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Arkhan3

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  1. In my opinion it's highly dependant on what orders your watch captain has given you in detail, since that is what you have to adhere to. If he said "go with the inquisitor and do what she tells you" then you obviously are under her command. If he said "go an protect the inquisitor" then you have to protect her, but you can do that the way you see fit. So if she wants to send you somewhere, but you think it would be sounder to stay with her, then you can say "No". After all, you are the combat expert, not her. Now, if your captain said "go and help the inquisitor with her task", then it becomes difficult. I'd agree with your assessment that you are not bound to obey her. It's more like a partnership, where you work together for a common goal. This partnership should be one of respect. So if she has a task for you, you should only turn it down if you have good reasons for doing so. But she, on the other hand, should also be respectful towards you and a phrase like "you're my bodyguards so do the hell what I'm saying" is not showing much respect towards you and your team. In such a situation, I guess it comes down to playing your character. Marines are no robots, they are not 100% alike. A diplomatic, calm battle brother may overlook such rudeness and still do what the inquisitor wants him to, but there are also many hotheaded marines who would get more or less incensed.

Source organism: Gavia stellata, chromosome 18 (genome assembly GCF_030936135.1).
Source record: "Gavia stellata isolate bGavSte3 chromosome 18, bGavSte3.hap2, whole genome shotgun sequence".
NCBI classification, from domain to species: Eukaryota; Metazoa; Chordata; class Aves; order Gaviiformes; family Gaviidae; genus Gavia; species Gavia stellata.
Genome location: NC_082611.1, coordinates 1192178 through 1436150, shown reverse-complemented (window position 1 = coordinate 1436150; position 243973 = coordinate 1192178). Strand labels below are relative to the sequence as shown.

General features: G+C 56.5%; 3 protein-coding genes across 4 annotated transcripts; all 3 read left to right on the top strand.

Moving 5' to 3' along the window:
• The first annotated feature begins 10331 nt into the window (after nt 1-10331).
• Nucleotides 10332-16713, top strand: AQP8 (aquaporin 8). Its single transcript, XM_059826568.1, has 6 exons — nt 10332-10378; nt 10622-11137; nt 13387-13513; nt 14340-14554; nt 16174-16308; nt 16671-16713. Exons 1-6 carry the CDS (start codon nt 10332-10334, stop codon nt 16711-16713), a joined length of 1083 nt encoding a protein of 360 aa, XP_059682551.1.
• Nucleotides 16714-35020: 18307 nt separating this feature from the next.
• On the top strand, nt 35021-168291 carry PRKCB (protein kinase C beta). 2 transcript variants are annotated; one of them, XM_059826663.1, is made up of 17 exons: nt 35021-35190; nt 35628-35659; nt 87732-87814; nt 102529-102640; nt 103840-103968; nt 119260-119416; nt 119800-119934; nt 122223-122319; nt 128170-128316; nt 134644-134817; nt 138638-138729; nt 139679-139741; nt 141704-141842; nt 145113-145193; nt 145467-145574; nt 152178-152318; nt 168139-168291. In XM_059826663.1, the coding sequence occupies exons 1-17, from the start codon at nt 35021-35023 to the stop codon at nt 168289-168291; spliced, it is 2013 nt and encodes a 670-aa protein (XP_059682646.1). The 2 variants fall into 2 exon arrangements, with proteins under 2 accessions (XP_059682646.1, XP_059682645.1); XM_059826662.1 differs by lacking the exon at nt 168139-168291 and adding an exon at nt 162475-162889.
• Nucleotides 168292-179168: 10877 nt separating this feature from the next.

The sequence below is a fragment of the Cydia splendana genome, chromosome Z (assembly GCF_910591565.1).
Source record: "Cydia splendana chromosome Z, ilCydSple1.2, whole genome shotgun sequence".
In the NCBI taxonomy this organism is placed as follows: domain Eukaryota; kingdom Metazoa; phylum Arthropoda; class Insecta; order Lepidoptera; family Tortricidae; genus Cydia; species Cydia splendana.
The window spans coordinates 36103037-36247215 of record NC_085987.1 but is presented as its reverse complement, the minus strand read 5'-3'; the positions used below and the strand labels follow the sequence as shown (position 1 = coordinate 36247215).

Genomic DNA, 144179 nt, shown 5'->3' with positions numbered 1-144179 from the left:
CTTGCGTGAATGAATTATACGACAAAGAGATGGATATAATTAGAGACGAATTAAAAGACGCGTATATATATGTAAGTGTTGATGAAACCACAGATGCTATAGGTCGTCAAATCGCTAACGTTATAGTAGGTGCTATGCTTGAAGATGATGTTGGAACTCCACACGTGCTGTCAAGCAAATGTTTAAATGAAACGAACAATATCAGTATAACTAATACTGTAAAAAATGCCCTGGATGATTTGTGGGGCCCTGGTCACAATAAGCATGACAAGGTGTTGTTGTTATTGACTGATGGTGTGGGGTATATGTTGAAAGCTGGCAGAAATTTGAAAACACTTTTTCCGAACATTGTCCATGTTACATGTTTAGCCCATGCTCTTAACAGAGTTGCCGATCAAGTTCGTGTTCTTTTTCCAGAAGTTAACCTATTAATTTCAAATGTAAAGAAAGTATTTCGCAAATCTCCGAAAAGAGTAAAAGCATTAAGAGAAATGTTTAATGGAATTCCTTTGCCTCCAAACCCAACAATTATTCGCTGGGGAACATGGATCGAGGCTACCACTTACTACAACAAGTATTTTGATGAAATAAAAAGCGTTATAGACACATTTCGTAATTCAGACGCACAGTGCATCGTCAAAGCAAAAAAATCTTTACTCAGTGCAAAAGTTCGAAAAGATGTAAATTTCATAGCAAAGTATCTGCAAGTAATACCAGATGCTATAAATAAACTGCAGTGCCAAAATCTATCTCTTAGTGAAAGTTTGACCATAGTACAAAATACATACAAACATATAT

2. Arkhan3

    Mark of Xenos